Posted by John Larkins | 01.26.2018 | Adult Surf Camps, Costa Rica Surf Camp, Family Surf Camps, Kid Summer Camps, Learn To Surf, Surfing Lessons, Teen Camps
The Informed Surfer-Part 2 of 6
Informed Surfer Part 2
One of the first things we teach our youngest campers on the first day of camp is to respect personal bubbles. This typically starts as respecting other campers’ personal space (our youngest campers are 6) but it has much bigger implications. Many of our participants, old and young, do not live at the beach and are not familiar with some of these social norms. These norms protect our beaches and the everyday beach goers. The point of that in-field discussion, as well as this one, is to make participants aware of their immediate sphere of influence in and out of the water. This protects you, other beach goers, and our beaches.
Your immediate sphere of influence, or the immediate area in which you affect, is where you set your stuff on the beach and where you are in the water. Let’s start with your location on the beach. Here are some things you should look for.
Seemingly obvious enough, but many non-locals go to the major beach accesses, like C Street or Johnny Mercer Pier, where it’s crowded. If you have a ton of stuff, i.e. surfboards, coolers, and chairs, then you should move down the beach a little so that you aren’t encroaching on other peoples’ space. Having people kick sand on you every time they walk past because there is no avenue to the water, can ruin your beach day.
Secondly, that empty space closer to the dunes that has all the tire tracks may seem like a good empty spot but those are emergency vehicle paths and should be kept clear. Finally, when looking for empty space, those cool, darker sands closer to the water may also look inviting. However, these are within the high tide line – meaning as the tide rises, it holds the potential to soak your stuff or even sweet it away.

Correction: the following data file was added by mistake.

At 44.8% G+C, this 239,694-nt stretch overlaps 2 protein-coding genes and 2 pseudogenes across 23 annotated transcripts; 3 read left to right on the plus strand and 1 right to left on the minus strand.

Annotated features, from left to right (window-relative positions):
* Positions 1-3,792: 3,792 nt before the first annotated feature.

Water access and conditions
If you aren’t planning to go in the water this doesn’t apply to you. If you want to body surf, swim, or float, then you should look for a spot within the lifeguard area. These are marked by black and white checkered flags with a lifeguard stand in the middle. These are no surfing zones so you do not need to worry about getting hit by surf boards.
Also, keep an eye out for other important flags on the beach that denote safety issues. No swim zones (a red flag with a swimmer in a circle, crossed out) exist near piers (like Johnny Mercer), jetties (Like WB South End), and rip currents. Black flags on life guard stands mean no lifeguard is on duty at that stand. Green, yellow, and red flags denote water conditions. Purple flags can mean dangerous wildlife (usually jellyfish in NC). Only go in the water or paddle out if you have the appropriate abilities for the conditions.
Choosing wisely can drastically affect your beach experience as well as others. If you have enough space, then you aren’t negatively affecting other people and they aren’t negatively affecting you. When you are far enough from the water, you protect your stuff and minimize the risk of adding to the debris in the ocean. If you consider the water access and conditions you minimize the risk of a dangerous incident for yourself and/or others. Be aware of your surroundings in and out of the water. Make sure the place that you choose to swim isn’t in a rip current or near surfers. Be safe and have fun!